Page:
Summing up, the definition of telework and, over all, telling whether it is positive or negative depends on many variables that are by no means agreed or common ground among employees and employers. There is a need of a former and thorough planning, great transparency and agreement on the conditions, that teleworking is something for men and women (not only for “mothers”), and that teleworking is also an option for whatever level of the hierarchy.
Ismael Peña-López: digital competences, are a pre-requisite of the worker that wants to telework, or an obligation of the firm to train them? And, related to training, what if the teleworker does any harm to a third party (e.g. online) or does any illegal activity (e.g. intellectual property right infringement). Thibault: the firm, as in the offline wold, it is the firm that is liable for any harm to third parties, at least when the employee is not an independent worker but dependent from the organization. Related to training, training is both an obligation (in Spanish law the employee has to keep up with the technical changes that happen in their workplace) and a right, the right to be trained by the firm. Pérez: The reality tells us that there is no or poor training and, most of the times, it is more about informing the employees (e.g. about some specific novelties) rather than explicit and planned training. Llinares: we have to take into account also the difference between switching to teleworking or directly joining a firm where teleworking is the norm. Same about being up-to-date: in some works (e.g. e-government consultancy) teleworking skills are not only a means or a tool, but also a goal, as it is part of the product being offered to the firm’s costumers.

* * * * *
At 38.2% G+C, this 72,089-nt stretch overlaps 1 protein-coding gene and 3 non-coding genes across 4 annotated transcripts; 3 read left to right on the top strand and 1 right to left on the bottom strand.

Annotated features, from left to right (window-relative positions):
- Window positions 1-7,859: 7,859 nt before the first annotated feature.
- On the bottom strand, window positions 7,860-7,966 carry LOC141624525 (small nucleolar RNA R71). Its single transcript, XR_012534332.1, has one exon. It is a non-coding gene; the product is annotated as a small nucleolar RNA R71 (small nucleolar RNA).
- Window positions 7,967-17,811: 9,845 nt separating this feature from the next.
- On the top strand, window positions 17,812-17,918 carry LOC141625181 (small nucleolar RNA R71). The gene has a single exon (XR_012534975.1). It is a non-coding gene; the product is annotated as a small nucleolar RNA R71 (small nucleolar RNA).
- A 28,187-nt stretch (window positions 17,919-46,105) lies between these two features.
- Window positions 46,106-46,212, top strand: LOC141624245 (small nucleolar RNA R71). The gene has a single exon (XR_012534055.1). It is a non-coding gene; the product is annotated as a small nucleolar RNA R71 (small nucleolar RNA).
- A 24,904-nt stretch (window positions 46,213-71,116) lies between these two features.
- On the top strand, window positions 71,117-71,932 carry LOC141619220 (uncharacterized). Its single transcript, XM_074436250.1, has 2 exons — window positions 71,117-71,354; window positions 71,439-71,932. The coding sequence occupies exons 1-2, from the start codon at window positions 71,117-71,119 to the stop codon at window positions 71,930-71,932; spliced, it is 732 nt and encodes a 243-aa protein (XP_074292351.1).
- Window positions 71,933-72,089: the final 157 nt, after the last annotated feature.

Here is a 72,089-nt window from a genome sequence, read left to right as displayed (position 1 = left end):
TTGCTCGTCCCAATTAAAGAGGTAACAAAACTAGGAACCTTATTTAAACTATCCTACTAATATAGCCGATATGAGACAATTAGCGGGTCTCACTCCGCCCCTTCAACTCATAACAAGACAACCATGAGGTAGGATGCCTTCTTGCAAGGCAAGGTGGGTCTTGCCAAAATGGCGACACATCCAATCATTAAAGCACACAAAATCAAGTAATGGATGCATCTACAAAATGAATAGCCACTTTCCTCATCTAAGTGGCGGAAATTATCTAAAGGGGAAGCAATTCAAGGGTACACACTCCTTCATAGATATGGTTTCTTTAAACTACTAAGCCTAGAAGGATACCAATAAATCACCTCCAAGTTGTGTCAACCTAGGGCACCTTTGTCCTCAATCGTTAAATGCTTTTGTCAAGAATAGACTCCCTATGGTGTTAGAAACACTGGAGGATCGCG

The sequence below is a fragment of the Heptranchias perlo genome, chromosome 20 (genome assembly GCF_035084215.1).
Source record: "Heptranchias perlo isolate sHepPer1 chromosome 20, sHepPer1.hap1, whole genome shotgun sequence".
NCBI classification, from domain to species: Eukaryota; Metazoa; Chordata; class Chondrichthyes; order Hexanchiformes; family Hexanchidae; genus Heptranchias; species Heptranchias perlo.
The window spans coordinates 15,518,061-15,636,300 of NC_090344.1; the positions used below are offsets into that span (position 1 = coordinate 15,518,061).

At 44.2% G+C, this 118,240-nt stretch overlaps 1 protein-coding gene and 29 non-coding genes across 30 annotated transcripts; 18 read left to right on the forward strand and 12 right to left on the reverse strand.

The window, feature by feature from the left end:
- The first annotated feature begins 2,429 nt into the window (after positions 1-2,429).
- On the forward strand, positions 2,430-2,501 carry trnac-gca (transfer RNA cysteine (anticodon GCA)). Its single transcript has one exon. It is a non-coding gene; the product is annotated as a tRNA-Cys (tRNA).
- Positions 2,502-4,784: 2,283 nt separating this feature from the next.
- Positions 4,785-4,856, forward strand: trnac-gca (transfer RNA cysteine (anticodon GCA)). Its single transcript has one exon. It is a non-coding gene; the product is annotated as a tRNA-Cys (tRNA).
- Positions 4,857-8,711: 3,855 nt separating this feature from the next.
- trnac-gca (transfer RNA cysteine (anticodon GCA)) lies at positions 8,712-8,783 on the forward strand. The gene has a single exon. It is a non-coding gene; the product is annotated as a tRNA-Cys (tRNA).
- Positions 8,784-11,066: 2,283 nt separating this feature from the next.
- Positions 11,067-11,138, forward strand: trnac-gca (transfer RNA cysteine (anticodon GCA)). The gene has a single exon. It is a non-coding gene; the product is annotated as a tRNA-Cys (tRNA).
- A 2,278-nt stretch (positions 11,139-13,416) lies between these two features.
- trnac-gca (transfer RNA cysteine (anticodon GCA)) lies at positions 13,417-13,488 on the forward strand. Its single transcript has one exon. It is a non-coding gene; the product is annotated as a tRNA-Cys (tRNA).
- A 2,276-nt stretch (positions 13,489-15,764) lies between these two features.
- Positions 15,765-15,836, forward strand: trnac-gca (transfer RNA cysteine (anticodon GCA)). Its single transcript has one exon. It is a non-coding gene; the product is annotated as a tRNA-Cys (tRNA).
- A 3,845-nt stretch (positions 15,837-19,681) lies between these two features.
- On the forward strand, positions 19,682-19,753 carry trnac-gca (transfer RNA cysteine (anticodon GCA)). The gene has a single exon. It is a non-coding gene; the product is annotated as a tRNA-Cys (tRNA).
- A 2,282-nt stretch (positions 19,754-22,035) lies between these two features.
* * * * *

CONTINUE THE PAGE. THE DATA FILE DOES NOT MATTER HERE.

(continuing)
I am professor at the School of Law and Political Science of the Open University of Catalonia, and researcher at the Internet Interdisciplinary Institute and the eLearn Center of that university. Since november 2013 I am on a partial leave to join Open Evidence as a senior researcher and analyst. I am also the director of the Open Innovation project at Fundació Jaume Bofill.